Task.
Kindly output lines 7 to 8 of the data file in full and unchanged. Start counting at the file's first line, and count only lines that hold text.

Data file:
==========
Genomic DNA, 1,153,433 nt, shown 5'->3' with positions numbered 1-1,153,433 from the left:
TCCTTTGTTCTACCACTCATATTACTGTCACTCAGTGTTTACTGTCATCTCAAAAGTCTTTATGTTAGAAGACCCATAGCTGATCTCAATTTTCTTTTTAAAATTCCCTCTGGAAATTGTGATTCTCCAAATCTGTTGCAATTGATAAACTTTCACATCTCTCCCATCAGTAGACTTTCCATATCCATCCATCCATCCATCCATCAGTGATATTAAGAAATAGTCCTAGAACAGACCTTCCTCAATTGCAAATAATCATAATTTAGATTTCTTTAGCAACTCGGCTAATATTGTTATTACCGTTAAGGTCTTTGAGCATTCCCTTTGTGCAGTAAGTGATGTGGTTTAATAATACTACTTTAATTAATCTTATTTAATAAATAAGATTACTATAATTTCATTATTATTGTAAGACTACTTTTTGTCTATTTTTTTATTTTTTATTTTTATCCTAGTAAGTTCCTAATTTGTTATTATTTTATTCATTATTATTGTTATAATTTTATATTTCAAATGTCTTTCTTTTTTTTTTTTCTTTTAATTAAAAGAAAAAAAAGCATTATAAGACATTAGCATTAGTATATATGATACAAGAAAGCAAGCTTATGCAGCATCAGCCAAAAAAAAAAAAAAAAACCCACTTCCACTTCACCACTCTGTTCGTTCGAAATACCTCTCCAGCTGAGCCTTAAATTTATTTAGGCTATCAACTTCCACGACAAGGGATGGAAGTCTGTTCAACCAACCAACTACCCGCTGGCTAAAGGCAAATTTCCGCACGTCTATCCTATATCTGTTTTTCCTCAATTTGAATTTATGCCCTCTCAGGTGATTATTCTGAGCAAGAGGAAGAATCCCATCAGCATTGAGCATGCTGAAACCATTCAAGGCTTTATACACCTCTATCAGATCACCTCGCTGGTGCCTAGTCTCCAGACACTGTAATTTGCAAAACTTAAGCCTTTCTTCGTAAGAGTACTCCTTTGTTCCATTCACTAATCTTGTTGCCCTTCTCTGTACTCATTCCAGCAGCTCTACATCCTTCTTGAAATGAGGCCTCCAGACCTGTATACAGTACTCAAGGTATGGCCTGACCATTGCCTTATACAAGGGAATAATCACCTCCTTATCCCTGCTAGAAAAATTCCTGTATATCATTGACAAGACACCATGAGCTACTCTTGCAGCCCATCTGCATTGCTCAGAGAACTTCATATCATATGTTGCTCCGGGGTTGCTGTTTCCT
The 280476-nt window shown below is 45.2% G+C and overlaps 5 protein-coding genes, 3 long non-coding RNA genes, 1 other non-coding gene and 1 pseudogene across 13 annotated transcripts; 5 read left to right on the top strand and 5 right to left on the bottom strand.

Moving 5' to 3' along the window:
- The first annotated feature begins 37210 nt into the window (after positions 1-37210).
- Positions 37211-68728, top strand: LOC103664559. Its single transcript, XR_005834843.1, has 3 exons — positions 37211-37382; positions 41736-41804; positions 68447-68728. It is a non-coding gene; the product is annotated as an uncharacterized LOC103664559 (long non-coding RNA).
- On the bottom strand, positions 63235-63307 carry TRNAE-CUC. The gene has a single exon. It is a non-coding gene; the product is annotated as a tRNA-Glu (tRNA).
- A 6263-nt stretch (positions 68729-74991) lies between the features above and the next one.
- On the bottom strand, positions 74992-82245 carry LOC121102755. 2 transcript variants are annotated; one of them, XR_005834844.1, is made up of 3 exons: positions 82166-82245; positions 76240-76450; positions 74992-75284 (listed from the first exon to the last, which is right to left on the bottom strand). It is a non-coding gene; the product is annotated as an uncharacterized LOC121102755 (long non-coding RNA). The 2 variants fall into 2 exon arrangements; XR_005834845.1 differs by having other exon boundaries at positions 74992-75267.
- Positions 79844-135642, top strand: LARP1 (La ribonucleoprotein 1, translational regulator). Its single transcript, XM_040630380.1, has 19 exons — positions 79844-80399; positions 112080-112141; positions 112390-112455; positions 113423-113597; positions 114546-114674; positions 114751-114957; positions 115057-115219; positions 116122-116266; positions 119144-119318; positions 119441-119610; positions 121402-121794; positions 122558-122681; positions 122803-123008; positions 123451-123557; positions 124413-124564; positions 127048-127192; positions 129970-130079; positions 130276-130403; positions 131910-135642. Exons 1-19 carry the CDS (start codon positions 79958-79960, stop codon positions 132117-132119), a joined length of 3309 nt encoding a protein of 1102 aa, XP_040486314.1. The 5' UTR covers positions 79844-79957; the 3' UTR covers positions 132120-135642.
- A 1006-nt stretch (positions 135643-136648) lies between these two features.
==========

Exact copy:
- On the bottom strand, positions 63235-63307 carry TRNAE-CUC. The gene has a single exon. It is a non-coding gene; the product is annotated as a tRNA-Glu (tRNA).
- A 6263-nt stretch (positions 68729-74991) lies between the features above and the next one.